What then predicts whether a couple in a committed relationship will eventually break up? This is the question that Syracuse University Laura Machia and her colleague Brian Ogolsky explored in an article they recently published in the journal Personality and Social Psychology Bulletin.

Machia and Ogolsky pursue their research question within a framework known as Interdependence Theory. In brief, Interdependence Theory proposes that we enter into relationships to get our needs met. Of course, that also requires that we endeavor to meet the needs of our partner. Hence, the two members of the relationship are interdependent on one another.

According to Interdependence Theory, we evaluate the outcome of every interaction we have with our partner, mentally tallying each as positive or negative. If the outcomes are mostly positive, we’ll feel satisfied with the relationship. And if the negatives outweigh the positives, we’ll feel dissatisfied.

At the same time, we also compare the actual outcomes of the relationship with the imagined outcomes of being in an alternative situation instead. Even if the “balance sheet” is more positive than negative, we may still feel dissatisfied if we believe we could do even better elsewhere.

Thus, Interdependence Theory predicts that the reasons that drive us to leave a relationship aren’t just the mirror opposite of those that motivate us to stay. For example, compatible personalities, shared interests, and trust are all characteristics that people often name when they explain why they’re satisfied with their relationship. However, incompatible personalities, lack of shared interests, and broken trust are generally not sufficient, in and of themselves, to motivate people to act on their desire to leave the relationship.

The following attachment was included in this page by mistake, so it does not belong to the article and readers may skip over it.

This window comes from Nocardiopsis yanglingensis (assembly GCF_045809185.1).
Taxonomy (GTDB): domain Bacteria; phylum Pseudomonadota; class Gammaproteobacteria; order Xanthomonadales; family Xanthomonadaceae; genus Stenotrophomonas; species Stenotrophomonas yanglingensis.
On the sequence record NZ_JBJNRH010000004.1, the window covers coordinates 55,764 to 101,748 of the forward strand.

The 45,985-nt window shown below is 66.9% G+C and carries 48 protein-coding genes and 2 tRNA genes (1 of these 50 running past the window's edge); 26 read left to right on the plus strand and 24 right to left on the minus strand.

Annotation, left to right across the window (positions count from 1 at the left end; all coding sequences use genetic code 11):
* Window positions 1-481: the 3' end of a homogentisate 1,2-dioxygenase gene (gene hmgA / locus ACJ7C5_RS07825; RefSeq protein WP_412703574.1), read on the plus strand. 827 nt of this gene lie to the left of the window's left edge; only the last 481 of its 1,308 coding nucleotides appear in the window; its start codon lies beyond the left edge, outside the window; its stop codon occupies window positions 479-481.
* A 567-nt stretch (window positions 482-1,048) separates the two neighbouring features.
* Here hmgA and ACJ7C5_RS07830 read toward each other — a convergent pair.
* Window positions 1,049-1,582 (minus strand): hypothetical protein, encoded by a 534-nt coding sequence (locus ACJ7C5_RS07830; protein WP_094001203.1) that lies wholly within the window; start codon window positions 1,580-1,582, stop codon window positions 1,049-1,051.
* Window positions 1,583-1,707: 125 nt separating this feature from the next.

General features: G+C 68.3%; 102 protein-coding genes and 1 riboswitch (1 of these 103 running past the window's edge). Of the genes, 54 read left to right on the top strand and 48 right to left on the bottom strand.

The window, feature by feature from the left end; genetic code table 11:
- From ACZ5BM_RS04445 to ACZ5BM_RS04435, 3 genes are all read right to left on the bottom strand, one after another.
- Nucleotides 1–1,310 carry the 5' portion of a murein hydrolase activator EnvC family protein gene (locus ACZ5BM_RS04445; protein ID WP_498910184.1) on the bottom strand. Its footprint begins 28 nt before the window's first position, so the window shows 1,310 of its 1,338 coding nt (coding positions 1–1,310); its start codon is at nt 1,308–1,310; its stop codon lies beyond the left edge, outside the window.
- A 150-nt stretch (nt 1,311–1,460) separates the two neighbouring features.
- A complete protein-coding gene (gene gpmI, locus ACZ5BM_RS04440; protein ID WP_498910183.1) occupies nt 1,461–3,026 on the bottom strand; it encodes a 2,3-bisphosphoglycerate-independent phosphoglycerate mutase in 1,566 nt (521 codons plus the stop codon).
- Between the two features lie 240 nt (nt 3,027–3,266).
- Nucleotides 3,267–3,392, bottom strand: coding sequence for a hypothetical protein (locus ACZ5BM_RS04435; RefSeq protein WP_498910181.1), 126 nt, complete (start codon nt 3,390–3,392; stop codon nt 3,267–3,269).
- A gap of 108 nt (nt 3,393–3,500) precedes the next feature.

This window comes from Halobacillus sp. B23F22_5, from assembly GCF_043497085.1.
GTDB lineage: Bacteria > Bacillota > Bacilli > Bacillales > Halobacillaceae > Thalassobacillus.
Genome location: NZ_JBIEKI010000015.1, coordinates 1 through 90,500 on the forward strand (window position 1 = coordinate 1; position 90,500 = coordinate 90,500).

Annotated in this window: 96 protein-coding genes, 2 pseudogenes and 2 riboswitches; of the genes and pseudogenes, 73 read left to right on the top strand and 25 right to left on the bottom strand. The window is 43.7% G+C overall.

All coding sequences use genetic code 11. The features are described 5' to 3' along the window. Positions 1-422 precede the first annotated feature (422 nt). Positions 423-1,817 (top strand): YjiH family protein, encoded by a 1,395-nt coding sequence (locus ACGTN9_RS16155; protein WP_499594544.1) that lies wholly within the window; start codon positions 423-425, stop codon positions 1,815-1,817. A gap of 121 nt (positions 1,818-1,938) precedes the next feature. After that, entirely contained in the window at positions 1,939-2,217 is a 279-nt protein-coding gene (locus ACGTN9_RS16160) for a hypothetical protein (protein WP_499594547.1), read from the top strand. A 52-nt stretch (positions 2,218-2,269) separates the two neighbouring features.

The idea that people stay for different reasons than they leave is a tenet of Interdependence Theory that is generally accepted even though it hasn’t been formally tested until now. This then was the goal of Machia and Ogolsky’s study.

To examine the dynamics of staying together and parting ways in committed relationships, the researchers recruited 232 dating couples to take part in a longitudinal study. Once a month for nine months, each partner was individually interviewed about the state of their relationship.

The key question in each interview was how committed the person was to eventually marrying their partner, and this was plotted on a graph ranging from 0 percent (absolutely certain they would not marry) to 100 percent (absolutely certain they would get married). If the current level of commitment had changed, either positive or negative, from the previous month’s level, they were asked to explain what had happened in the interim that had altered their feelings.

Participants typically explained upward movements in level of commitment to positive characteristics of their partner or the relationship as a whole, such as shared interests or common friends. In contrast, they generally attributed downward movements to unfavorable circumstances that made the relationship difficult to maintain, or else they explained it in terms of conflict. This patterning of reports lends support to the prediction of Interdependence Theory that people stay for different reasons than they leave.